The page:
There is nothing new under the sun – just new ways to get away with it.
Many people are familiar with the term “Ponzi scheme” even if they may not know the original story or the mechanics through which bad guys make off with money using those schemes. But say the word “Ponzi” and may people’s minds will conjure up visions of slick-talking charmers taking victims’ hard-earned funds by promising stellar returns — but then disappearing into the night.
As a quick refresher course, Charles Ponzi plied his dark trade a century ago, giving his initial investors the sky-high returns he promised. But it turned out he used money from more recent investors to pay the investors who came in previously.
It was all a juggling act, but Ponzi schemes never end well. The scammers either disappear with the money or too many investors try to withdraw their funds at once and the scam collapses (as happened with Charles Ponzi). The Bernie Madoff debacle is but one glaring example of how Ponzi schemes come crashing down.
And now, Ponzi schemes can be done digitally — using the shiny lure of cryptos.
In Canada, the Ontario Securities Commission this week reported that Quadriga CX, a crypto-trading platform that collapsed in that country last year, was nothing more than a glorified, high-tech Ponzi scheme.
“What happened at Quadriga was an old-fashioned fraud wrapped in modern technology,” the report noted.
Some 76,000 investors across the globe lost as much as $124 million as the company went under. And regulators have concluded that Quadriga failed because late CEO Gerald Cotten, who died in 2018, had been conducting fraudulent trades.
Authorities found that Cotten opened up accounts under various aliases and lost money trading cryptos with money from Quadriga’s legitimate and unwitting clients. Investigators concluded that Cotten carried out the fraud on his own.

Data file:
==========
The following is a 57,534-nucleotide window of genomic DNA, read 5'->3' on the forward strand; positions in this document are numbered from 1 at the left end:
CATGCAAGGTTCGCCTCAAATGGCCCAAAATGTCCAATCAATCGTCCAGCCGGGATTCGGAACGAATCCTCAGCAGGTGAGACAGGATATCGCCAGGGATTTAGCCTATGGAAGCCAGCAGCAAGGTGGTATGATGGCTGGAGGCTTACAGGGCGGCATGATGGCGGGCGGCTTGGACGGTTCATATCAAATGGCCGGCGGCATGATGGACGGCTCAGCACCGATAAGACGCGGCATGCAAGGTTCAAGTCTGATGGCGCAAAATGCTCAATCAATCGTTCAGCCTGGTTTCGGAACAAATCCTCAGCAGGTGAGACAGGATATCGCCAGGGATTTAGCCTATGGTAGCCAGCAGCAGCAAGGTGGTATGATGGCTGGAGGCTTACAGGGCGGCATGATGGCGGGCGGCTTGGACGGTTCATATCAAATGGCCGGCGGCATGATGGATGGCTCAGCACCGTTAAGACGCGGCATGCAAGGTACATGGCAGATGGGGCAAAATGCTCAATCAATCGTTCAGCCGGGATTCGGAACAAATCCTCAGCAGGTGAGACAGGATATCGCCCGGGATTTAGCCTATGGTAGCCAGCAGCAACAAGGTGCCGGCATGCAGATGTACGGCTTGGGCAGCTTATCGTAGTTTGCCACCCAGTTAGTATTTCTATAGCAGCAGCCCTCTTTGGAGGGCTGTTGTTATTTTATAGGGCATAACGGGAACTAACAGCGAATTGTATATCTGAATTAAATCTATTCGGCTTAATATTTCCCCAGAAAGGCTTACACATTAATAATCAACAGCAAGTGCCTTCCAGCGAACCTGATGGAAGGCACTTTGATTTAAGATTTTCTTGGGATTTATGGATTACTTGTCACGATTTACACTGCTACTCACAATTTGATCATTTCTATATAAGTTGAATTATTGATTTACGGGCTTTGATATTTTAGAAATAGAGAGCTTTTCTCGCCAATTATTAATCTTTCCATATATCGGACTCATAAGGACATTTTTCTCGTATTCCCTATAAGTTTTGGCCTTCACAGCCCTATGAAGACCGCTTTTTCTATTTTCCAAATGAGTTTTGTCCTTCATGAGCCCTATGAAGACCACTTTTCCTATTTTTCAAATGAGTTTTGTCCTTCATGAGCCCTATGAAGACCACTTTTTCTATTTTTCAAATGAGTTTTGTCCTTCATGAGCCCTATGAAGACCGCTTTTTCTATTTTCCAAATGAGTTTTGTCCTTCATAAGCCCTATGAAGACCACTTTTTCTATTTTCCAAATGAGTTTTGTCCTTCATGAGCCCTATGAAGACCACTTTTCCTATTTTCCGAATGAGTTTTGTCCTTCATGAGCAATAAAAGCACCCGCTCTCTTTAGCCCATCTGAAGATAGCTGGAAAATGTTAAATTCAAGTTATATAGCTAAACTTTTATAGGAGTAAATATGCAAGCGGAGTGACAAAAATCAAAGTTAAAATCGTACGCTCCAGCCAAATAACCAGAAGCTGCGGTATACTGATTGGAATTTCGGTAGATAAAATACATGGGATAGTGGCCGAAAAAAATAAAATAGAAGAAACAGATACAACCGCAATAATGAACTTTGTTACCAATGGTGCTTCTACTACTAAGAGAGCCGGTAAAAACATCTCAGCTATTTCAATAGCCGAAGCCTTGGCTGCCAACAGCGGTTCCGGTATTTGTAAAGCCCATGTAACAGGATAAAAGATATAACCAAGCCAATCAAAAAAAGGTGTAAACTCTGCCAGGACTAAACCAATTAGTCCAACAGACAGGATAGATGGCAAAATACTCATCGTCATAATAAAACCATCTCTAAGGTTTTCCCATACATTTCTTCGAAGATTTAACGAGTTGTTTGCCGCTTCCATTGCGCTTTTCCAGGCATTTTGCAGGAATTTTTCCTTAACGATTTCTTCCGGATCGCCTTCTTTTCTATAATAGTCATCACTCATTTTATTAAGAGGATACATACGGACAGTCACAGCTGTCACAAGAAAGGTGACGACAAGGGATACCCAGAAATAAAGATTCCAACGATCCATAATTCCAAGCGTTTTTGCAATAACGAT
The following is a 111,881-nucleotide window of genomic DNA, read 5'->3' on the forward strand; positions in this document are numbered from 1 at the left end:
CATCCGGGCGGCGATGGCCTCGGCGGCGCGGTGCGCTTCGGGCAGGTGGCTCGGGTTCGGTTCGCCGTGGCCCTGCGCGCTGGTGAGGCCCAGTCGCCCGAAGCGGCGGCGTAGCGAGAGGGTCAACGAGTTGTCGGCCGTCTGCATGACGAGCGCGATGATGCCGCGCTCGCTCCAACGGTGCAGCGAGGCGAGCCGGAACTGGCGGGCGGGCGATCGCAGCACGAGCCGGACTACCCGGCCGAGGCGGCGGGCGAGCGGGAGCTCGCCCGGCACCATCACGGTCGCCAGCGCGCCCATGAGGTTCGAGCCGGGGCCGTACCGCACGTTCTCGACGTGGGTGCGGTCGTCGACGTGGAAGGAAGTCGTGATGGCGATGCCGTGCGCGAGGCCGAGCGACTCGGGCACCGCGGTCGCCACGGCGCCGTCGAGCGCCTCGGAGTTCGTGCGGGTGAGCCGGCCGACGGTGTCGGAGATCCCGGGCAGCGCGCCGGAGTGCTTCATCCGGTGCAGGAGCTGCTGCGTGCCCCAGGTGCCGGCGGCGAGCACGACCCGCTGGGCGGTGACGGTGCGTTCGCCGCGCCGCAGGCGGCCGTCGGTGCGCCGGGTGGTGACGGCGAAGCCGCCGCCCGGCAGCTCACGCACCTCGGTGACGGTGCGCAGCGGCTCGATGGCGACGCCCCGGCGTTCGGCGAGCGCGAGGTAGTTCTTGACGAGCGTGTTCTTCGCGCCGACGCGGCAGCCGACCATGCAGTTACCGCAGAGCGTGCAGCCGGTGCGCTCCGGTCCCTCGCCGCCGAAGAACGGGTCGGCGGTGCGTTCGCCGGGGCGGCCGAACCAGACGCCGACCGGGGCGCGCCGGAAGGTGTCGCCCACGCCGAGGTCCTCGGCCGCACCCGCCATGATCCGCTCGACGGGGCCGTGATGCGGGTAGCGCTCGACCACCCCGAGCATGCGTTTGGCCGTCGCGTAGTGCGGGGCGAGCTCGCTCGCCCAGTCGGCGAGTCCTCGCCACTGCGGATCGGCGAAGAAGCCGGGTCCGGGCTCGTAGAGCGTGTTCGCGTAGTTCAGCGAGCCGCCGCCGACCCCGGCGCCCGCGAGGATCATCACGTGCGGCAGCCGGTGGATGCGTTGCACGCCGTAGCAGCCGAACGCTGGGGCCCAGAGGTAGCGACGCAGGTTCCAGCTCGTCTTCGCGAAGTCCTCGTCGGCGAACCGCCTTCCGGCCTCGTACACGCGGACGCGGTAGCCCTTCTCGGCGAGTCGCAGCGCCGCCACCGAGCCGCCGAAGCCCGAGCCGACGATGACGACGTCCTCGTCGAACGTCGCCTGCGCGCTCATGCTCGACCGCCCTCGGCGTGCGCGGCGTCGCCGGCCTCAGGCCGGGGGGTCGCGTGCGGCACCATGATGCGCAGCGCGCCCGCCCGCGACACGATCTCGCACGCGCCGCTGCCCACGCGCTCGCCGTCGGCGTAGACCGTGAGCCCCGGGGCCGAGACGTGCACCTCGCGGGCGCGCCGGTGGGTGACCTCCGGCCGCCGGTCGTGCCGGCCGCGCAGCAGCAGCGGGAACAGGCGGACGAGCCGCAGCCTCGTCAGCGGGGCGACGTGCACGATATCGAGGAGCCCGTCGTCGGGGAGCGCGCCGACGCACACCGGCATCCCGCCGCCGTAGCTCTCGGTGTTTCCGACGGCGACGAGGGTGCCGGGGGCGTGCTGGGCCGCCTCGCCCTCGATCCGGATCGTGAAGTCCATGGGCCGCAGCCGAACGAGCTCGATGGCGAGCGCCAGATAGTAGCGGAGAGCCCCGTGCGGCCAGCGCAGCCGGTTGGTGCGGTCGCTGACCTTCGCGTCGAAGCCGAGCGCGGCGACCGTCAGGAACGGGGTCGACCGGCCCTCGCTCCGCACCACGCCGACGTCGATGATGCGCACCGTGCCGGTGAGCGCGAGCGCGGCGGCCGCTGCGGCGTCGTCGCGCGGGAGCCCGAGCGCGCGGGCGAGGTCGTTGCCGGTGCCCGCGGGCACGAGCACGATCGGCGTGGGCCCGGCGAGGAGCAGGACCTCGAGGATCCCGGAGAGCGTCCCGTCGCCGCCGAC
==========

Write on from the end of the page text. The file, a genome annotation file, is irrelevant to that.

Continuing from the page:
And as had been widely reported, he died with the secrets of how to access the digital wallets held by those investors. But according to regulators, the money was largely gone anyway.
“Cotten sustained real losses when the price of crypto assets changed, thereby creating a shortfall in assets available to satisfy client withdrawals,” the OSC said in its report. “[He] covered this shortfall with other clients’ deposits. In effect, this meant that Quadriga operated like a Ponzi scheme.”
The OSC found that Cotten lost $115 million in trading, while he used other money stolen from clients to fund a “lavish” lifestyle. All told, $215 million was unaccounted for when Quadriga filed for protection in 2018. Only $46 million was eventually recovered.
Regulators wrote in their report that “OSC staff would likely have pursued an enforcement action against Cotten and Quadriga. However, this is not practical given that Cotten is deceased and Quadriga is bankrupt, with its assets subject to a court-supervised distribution process.”
So, there are no winners here in this modern version of an age-old tale. But at least now there are some answers.